How to be a stay-at-home parent in 3 steps

Father teaching daughter with son in foreground at home

Becoming a parent marks a new beginning in both your personal and professional life. And making the transition away from work to be a stay-at-home mom or stay-at-home dad is a big decision—one that needs to make sense for your family. Taking on the role of being a stay-at-home parent is not always an easy adjustment. It’s a shift that can impact every part of your life—from your day-to-day routine, to your relationship with your spouse, to your own sense of identity—so it’s essential that you prepare for your new role. The transition should start with a family conversation about what is best for your household. Key questions will surround the finances of earning income vs. paying for childcare, plus the value of being able to spend extra time with your children. Being a stay-at-home parent could be one of the most rewarding phases of your life, but to make it work, you’ll need to set clear expectations. With careful planning, you can make it a wonderful, fulfilling, and rewarding experience.

Remember that being a stay-at-home parent won’t last forever—kids grow up!

Make a budget—and test it

To begin building your stay-at-home parent budget, make a list of all your current expenses, then consider them against your total household income. Make sure to include any new expenses that might arise if you’re leaving a job.

  • Will you have to change your health insurance?
  • Are there any cost-saving benefits you’re currently accessing through work that will disappear when you leave?

Do the math and look for costs that can be eliminated, then decide what changes you’ll need to make for your stay-at-home experience to be sustainable.

Once you’ve balanced the day-to-day budget, it’s time to think about savings.

  • Can you build up your emergency fund now to give you an extra cushion while your family is living on one income?

It might be tempting to stop saving for retirement when you’re not working, but not saving will cause you to lose out on valuable years of compound interest. Even if you’re not able to save very much, anything is better than nothing.

If possible, test your budget by living on one income for several months before you leave your job and saving the balance. This should help alert you to any financial blind spots.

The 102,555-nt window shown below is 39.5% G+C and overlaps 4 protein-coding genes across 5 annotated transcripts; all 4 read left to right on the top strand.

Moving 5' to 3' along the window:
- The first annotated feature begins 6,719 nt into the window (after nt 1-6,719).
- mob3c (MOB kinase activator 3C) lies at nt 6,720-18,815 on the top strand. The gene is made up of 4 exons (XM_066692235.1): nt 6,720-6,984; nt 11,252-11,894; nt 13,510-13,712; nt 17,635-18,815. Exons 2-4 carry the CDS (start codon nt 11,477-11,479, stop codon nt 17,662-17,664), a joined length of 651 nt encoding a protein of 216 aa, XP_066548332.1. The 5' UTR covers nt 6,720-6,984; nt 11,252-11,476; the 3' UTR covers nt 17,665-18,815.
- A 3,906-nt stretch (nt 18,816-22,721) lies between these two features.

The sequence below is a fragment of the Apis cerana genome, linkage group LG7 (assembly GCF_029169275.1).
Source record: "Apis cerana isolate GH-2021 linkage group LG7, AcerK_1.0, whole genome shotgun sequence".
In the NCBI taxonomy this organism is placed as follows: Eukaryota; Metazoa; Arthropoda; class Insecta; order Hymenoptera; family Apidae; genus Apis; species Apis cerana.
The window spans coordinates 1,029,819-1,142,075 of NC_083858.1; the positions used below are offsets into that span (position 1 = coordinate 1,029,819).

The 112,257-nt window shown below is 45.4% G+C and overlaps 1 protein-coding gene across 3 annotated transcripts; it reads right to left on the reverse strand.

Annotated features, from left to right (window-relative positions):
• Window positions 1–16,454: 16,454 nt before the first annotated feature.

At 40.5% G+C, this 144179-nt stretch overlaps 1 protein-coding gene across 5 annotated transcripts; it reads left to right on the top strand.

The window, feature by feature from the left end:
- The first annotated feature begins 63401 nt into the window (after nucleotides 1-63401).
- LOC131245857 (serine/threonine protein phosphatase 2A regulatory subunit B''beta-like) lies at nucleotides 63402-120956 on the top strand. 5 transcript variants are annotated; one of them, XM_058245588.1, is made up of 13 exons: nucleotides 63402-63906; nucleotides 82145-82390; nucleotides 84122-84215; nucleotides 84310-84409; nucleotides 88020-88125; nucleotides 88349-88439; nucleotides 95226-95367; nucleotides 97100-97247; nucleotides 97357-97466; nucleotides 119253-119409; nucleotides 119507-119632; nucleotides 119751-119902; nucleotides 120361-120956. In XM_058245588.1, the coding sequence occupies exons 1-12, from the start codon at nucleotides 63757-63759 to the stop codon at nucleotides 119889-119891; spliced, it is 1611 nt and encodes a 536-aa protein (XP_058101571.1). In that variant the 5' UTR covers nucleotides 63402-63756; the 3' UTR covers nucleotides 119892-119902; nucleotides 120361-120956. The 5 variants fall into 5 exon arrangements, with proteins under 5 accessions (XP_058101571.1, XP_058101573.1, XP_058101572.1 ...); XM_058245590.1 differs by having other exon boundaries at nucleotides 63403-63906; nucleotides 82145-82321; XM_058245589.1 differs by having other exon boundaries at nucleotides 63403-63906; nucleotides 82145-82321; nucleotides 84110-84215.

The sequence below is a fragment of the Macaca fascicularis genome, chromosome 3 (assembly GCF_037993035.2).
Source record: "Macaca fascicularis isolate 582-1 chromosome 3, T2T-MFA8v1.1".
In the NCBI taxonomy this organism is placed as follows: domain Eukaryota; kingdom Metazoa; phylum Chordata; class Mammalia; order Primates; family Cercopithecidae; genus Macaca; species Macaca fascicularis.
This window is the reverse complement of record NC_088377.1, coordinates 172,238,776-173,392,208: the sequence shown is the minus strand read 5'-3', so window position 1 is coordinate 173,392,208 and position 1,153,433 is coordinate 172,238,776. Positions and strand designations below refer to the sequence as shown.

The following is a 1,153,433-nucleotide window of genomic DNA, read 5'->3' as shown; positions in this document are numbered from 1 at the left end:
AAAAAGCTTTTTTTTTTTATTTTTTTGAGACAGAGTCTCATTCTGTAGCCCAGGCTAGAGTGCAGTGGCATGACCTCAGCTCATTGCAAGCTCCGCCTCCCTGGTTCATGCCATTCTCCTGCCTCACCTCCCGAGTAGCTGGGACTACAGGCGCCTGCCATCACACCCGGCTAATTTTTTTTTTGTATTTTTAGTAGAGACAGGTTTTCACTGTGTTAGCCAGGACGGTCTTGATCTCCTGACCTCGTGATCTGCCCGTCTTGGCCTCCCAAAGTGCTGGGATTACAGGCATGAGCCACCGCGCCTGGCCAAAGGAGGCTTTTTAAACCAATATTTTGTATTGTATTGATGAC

Get insured

When you become a stay-at-home parent, it’s more important than ever to ensure that your family is financially protected. That means—should tragedy strike—the working partner needs life insurance that covers the entire cost of maintaining your family’s lifestyle. However, the stay-at-home parent should also own a life insurance policy. Why? Because the work of that parent is essential. Childcare is expensive, and the last thing you want is for your family to deal with financial worries should something happen to you. A financial professional can talk you through your options to make sure your family has the necessary coverage.


Consider part-time work

Finally, being a stay-at-home parent doesn’t mean you have to stop working entirely or indefinitely. Returning to work can be part of your plan, and there are many options for flexible, part-time, and remote work. A few hours here and there or the occasional assignment can keep your skills sharp and allow you to contribute to long-term savings goals—like your child’s education or your retirement. Remember that being a stay-at-home parent won’t last forever—kids grow up! Start building a financial road map for your family that includes your time running the household, and if or when you plan to return to work.

Want to learn more about what financial journey is right for you? 

A financial professional can walk you through what approaches are most effective .